Spatial and non-spatial (verbal) tasks in Experiment 2. (A) In the spatial task, subjects were asked to respond whenever a letter was presented at either of the two predefined locations (indicated by red arrows in this figure, but not displayed during the actual experiment). The first test display shows a letter appearing at one of the target locations; the second display shows a letter at a non-target location. Broken-line circles indicate potential target positions; targets were displayed on a blank screen and there were no target markers. (B) In the non-spatial task, subjects responded whenever the letter ‘A’ or ‘C’ was presented regardless of their spatial location. The second test display shows a target stimulus; the first display shows a non-target.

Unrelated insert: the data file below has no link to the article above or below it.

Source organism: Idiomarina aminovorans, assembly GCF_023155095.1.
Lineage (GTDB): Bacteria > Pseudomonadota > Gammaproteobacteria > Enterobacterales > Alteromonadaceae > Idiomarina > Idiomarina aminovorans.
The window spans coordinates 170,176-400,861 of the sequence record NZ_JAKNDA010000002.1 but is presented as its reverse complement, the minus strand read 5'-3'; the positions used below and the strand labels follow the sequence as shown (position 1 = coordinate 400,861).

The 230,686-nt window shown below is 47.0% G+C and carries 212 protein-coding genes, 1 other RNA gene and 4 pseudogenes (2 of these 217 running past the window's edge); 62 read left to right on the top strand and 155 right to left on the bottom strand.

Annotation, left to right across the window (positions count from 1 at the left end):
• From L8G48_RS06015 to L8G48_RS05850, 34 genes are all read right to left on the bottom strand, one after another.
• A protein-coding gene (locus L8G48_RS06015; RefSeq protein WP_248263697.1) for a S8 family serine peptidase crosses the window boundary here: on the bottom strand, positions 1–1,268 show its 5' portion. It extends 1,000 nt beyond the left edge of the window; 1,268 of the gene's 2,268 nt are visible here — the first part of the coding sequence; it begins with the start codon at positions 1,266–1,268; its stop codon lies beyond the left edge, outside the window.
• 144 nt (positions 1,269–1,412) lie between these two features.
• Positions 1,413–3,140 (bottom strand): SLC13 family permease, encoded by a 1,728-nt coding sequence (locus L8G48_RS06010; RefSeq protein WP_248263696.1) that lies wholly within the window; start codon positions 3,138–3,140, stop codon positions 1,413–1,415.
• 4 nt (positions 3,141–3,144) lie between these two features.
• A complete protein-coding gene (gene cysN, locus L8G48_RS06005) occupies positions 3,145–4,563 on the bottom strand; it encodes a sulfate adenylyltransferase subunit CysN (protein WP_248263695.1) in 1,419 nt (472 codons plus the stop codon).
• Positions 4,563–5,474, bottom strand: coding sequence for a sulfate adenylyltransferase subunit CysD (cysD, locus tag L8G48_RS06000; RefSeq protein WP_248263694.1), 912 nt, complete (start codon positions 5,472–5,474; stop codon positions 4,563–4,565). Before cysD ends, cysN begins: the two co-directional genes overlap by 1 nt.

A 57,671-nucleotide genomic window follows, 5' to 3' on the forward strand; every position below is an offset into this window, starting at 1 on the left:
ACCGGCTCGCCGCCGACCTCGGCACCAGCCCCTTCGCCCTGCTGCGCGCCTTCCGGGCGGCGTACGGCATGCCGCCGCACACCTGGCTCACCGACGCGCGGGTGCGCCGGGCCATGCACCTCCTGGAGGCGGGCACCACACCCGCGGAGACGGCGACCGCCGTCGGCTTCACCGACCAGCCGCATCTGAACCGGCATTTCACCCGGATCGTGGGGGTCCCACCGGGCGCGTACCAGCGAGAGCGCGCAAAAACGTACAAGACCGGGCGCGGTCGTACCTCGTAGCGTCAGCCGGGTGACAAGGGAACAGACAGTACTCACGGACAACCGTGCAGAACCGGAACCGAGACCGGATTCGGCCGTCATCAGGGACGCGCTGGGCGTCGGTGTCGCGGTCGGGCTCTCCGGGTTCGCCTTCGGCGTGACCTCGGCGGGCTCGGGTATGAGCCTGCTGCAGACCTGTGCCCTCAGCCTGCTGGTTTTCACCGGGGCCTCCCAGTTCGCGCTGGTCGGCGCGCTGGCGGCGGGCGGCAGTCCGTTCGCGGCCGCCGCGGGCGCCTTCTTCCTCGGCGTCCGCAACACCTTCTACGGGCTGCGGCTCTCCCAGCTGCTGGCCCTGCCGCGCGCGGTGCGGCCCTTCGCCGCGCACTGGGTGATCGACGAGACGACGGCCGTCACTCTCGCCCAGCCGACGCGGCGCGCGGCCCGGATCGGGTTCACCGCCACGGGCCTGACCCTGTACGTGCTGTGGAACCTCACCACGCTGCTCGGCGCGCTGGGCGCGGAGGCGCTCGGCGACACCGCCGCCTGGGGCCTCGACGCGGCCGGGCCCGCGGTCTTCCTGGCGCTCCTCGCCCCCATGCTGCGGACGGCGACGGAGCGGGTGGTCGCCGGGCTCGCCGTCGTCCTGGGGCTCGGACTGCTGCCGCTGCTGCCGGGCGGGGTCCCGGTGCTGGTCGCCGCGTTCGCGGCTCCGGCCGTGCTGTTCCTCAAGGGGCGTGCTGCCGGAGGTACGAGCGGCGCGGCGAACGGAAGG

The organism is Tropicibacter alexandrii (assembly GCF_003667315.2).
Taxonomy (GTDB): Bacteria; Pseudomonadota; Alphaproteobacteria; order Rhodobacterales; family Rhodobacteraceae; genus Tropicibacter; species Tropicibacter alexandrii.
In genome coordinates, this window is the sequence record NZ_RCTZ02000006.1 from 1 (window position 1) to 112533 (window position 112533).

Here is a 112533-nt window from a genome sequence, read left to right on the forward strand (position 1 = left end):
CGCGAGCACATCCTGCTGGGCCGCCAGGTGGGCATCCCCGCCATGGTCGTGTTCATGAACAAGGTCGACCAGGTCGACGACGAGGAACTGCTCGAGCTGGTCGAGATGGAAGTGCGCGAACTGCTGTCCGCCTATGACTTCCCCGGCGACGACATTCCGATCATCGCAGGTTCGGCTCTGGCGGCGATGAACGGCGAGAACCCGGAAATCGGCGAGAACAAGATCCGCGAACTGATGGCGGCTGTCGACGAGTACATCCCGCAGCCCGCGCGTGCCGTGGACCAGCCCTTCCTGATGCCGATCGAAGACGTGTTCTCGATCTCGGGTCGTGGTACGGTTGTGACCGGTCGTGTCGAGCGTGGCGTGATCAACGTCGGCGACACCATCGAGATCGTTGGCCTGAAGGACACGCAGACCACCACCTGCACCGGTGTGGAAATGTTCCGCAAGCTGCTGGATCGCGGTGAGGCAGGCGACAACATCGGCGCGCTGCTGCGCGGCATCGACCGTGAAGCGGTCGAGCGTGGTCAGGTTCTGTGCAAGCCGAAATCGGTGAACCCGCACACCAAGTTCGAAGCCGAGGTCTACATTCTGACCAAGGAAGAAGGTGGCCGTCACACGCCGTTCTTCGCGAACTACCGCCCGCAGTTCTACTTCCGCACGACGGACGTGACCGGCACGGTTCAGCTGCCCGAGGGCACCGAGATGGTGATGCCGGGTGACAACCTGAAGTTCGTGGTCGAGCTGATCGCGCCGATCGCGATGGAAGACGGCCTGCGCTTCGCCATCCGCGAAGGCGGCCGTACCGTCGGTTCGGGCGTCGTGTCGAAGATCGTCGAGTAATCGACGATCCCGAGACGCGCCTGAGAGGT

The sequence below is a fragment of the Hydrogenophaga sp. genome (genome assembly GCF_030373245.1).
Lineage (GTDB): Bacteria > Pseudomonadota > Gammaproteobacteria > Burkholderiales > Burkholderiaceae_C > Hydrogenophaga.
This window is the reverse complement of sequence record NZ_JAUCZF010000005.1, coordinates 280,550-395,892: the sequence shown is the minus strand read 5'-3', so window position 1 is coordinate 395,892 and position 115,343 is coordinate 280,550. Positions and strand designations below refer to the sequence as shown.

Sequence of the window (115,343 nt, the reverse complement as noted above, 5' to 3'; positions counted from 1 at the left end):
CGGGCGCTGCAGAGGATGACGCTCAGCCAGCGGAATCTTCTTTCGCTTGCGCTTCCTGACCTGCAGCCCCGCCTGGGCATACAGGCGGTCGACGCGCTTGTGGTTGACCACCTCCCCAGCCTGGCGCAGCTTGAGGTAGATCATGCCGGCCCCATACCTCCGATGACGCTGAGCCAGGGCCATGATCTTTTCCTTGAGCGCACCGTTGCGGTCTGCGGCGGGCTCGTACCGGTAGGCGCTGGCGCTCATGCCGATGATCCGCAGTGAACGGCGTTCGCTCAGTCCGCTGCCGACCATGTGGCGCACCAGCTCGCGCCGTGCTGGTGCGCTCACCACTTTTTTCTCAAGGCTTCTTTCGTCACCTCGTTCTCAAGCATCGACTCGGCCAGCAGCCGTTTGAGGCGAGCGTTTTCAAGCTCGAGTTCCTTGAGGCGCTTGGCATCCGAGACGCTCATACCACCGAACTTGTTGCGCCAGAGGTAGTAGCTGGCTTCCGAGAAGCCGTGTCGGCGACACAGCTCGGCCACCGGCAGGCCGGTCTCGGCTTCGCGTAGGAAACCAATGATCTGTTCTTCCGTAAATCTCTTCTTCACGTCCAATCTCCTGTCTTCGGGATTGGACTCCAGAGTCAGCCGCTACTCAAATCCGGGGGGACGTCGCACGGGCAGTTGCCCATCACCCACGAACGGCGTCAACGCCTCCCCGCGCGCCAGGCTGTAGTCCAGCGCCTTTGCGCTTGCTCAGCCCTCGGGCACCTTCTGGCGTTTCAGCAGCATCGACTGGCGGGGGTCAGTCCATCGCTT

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Figure 5: Spatial and non-spatial (verbal) tasks in Experiment 2. (A) In the spatial task, subjects were asked to respond whenever a letter was presented at either of the two predefined locations (indicated by red arrows in this figure, but not displayed during the actual experiment). The first test display shows a letter appearing at one of the target locations; the second display shows a letter at a non-target location. Broken-line circles indicate potential target positions; targets were displayed on a blank screen and there were no target markers. (B) In the non-spatial task, subjects responded whenever the letter ‘A’ or ‘C’ was presented regardless of their spatial location. The second test display shows a target stimulus; the first display shows a non-target.